The relationship of hardiness, stress and job satisfaction in law enforcement officers



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The purpose of this study was to examine the relationship of the degree of hardiness and level of stress to job satisfaction in law enforcement officers. It was hypothesized that the the inverse relationship of stress to job satisfaction would be moderated by higher levels of hardiness. The specific questions of the study were as follows: Does job satisfaction (as measured by the Index of Organizational Reaction, Smith, 1979) in police officers increase as the level of stress (as measured by the Police Stress Survey, Speilberger et al, 1981) decreases? Does job satisfaction increase as the level of hardiness (as measured by the Personal Views Survey, Kobasa & Maddi, 1982) increases? Does hardiness have a moderating effect on levels of stress? Does hardiness interact with stress to predict job satisfaction? One of the major constructs of hardiness as reviewed in this research and also a major question relevant to this study is the idea that hardiness plays a "buffering" or moderating role with regard to stress. Kobasa's (1979) main contention is that persons who experience high degrees of stress without falling ill have a personality structure differentiating them from persons who become sick under stress. She and her associates have found hardiness to be an important stress resistance factor in populations in various occupational groups. Law enforcement is an extremely stressful high risk occupation. Police officers are placed in volatile situations where they are sometimes asked to put their lives on the line and make critical decisions under a great deal of pressure. If indeed, hardiness can play a stress-buffering role for individuals them it would prove very valuable in helping law enforcement organizations identify those officers who have personalities better equipped to deal with the enormous amount of stress in police work. [...]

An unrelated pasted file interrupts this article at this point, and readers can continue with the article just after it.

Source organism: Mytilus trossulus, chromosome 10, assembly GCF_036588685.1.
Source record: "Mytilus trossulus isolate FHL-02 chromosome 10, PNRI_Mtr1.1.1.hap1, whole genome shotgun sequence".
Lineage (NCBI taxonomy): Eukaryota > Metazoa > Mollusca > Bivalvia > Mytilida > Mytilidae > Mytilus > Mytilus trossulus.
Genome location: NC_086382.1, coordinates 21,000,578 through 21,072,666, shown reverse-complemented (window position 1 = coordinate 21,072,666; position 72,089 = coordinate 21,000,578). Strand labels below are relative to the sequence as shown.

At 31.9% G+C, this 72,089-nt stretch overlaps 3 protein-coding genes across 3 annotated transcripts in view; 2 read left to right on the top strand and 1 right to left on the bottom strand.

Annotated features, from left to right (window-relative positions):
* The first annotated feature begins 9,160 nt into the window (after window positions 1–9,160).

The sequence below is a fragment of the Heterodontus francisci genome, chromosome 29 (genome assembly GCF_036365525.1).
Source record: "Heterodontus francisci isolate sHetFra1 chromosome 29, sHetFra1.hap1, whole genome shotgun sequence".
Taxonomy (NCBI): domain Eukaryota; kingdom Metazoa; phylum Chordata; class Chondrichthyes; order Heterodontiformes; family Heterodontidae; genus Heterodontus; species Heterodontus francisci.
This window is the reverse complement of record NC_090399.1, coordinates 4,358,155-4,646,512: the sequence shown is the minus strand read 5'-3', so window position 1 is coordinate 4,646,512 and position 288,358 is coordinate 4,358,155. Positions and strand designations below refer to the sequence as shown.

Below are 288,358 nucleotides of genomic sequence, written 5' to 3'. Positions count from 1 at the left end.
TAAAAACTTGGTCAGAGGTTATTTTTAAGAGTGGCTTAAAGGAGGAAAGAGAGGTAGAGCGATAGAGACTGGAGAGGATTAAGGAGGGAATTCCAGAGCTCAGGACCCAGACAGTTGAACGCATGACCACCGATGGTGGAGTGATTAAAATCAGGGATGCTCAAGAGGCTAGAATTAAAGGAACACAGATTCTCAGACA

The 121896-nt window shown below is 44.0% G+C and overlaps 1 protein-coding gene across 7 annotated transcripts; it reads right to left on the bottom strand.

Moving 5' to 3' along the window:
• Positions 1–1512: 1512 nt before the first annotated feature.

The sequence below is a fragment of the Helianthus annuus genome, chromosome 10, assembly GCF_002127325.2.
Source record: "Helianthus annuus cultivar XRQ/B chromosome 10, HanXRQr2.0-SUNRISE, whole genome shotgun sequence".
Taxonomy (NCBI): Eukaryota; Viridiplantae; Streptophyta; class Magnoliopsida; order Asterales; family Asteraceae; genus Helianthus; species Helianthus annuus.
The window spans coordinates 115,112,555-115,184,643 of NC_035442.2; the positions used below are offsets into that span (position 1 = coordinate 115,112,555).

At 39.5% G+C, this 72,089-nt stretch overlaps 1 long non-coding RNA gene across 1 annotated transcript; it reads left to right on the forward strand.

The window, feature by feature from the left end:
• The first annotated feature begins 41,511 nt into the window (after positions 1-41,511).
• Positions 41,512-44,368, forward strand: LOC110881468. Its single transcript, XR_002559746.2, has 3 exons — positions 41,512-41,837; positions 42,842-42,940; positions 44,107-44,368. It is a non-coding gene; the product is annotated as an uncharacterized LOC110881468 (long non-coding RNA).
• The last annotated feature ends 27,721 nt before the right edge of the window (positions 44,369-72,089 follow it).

Police, Job stress